The Viking in the Wheat Field: A Scientist's Struggle to Preserve the World's Harvest (Hardcover)
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The gripping story of how Bent Skovmand and others preserved the world’s wheat harvest.In 1999, a terrifying new form of stem rust—spotted in Uganda and dubbed “UG99”—quickly turned robust golden fields into dark, tangled ruins. For decades plant scientists had bred wheat varieties with rust-resistant genes, but these genes did not work against UG99. Unchecked, UG99 could spread all over the world, including the United States. Breeders everywhere began searching wheat germplasm collections for sources of resistance. The largest collection was at the Center for Improvement of Maize and Wheat (CIMMYT ) in Mexico, developed by the brilliant Danish scientist Bent Skovmand. For three decades, Skovmand amassed, multiplied, and documented thousands of wheat varieties. He served as an advisor on wheat genetic resources to dozens of countries, and hunted for seeds that would contain the genes to protect the harvest from plagues like UG99 and the stresses created by global warming. I n an era when corporations and governments often jealously guarded breeding information, Skovmand fought to keep his seed bank a center for free, open scientific exchange. By telling the story of Skovmand’s work and that of his colleagues, The Viking in the Wheat Field sheds a welcome light on an agricultural sector—“plant genetic resources”—on which we are all crucially dependent.
About the Author
Susan Dworkin has written several biographies, including The Nazi Officer’s Wife, and her articles have appeared in Ms., Cosmopolitan, and numerous magazines. Her fascination with agriculture dates from early stints at the United States Department of Agriculture and as a journalist covering aid programs in the Middle East. She lives in New York City.
Praise for The Viking in the Wheat Field: A Scientist's Struggle to Preserve the World's Harvest…
“In vivid language, Dworkin presents Skovmand’s legacy as ample reason for a new generation of genetic researchers to take the cause.” —Kirkus Reviews
“Susan Dworkin has found a delightful way to tell the alarming story of the fragility of the global wheat crop. She leads us expertly and enthusiastically into Bent Skovmand's strange, infrequently penetrated domain of plant breeding and international seed banks, a world in which unsung scientists search and save exotic plant germplasm to protect the staffs of life against pests, plagues and corporate raiders. As the Viking himself warns in Dworkin's book, ‘If the seeds disappear, so could your food. So could you.’”— Peter Pringle, author of Food Inc., Mendel to Monsanto--The Promises and Perils of the Biotech Harvest, and The Murder of Nikolai Vavilov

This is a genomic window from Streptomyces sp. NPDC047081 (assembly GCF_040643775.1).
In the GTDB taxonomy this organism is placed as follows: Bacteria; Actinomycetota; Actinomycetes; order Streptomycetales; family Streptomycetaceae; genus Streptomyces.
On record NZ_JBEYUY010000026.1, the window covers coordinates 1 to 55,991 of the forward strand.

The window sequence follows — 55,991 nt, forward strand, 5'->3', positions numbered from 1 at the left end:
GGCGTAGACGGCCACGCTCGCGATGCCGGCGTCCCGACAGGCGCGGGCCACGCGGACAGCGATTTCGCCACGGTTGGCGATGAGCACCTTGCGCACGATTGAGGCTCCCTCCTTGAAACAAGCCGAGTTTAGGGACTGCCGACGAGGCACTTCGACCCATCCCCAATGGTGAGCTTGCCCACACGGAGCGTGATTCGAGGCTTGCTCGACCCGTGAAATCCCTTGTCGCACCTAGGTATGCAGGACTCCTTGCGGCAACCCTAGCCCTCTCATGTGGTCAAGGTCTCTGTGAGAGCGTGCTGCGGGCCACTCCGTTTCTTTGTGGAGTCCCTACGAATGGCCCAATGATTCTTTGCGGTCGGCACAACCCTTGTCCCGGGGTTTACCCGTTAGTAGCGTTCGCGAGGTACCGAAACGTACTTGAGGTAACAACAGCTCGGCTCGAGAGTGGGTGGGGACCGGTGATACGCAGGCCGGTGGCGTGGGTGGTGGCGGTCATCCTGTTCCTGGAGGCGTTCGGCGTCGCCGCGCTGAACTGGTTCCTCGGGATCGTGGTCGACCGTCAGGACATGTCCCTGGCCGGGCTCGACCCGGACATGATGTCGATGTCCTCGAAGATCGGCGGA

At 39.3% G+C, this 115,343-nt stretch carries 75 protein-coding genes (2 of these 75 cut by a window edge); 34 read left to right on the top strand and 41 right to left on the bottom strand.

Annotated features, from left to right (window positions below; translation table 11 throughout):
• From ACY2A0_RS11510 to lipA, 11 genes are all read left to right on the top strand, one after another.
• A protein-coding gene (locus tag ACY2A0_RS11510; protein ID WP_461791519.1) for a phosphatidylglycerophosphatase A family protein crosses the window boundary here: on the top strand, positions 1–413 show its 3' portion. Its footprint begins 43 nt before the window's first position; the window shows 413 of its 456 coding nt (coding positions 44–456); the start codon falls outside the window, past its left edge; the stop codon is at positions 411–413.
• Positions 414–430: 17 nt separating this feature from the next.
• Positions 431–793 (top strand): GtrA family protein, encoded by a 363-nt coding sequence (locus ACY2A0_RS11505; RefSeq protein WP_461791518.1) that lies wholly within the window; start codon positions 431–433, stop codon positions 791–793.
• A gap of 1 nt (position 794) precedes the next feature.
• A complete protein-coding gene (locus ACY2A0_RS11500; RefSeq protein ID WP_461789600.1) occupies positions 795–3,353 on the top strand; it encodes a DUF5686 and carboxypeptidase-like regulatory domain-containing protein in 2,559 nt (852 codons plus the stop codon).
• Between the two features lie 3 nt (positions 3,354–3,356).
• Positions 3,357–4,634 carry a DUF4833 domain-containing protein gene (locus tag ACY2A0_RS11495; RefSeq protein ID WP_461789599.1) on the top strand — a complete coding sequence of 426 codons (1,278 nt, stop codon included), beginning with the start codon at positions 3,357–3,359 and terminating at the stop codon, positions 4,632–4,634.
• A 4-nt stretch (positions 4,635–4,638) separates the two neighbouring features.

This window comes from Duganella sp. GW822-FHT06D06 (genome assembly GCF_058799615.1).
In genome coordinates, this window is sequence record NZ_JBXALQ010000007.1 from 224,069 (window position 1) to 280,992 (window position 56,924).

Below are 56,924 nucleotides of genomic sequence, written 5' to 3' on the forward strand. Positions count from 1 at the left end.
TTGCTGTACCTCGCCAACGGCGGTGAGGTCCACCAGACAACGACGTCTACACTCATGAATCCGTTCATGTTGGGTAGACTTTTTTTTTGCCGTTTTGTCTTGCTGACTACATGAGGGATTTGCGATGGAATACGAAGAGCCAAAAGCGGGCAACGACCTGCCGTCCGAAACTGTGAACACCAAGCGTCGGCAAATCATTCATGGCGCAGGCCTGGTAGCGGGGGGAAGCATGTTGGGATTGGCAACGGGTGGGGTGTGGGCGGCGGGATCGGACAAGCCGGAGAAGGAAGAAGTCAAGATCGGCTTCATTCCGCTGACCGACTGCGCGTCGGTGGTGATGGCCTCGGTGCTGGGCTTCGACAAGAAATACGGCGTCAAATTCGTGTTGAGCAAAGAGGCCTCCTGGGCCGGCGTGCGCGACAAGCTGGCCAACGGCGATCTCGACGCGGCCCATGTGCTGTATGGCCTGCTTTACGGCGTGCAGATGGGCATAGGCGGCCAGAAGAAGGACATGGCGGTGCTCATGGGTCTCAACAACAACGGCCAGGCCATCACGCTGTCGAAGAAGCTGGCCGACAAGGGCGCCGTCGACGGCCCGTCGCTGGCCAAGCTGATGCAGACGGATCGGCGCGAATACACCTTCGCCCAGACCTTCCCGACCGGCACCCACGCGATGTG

“Thanks to Bent Skovmand and scientists of his ilk, most of us take it for granted that there will be food on table when needed. The Viking in the Wheat Field is about the importance of protecting nature and its biodiversity, and improving the seeds available to us, so that 3 billion more people may eat 40 years from now.”—Per Pinstrup-Andersen, H.E. Babcock Professor of Food, Nutrition and Public Policy at Cornell University
"An eye-opening look into the little-known world of gene banks and crop breeding, and a poignant reminder that the real guardians of our food security are not armies or transnational corporations, but a handful of tireless scientists who have labored for decades to keep us one step ahead of famine." — Rowan Jacobsen, author of Fruitless Fall: The Collapse of the Honey Bee and the Coming Agricultural Crisis
“Dworkin vividly portrays Skovmand and a remarkable group of similarly ardent plant protectors; crisply relates little-known yet compelling, frequently dicey tales of agricultural discovery and rescue; and explains with passion and acuity why it’s so very important to preserve the planet’s plant genetics.” —Donna Seaman, Booklist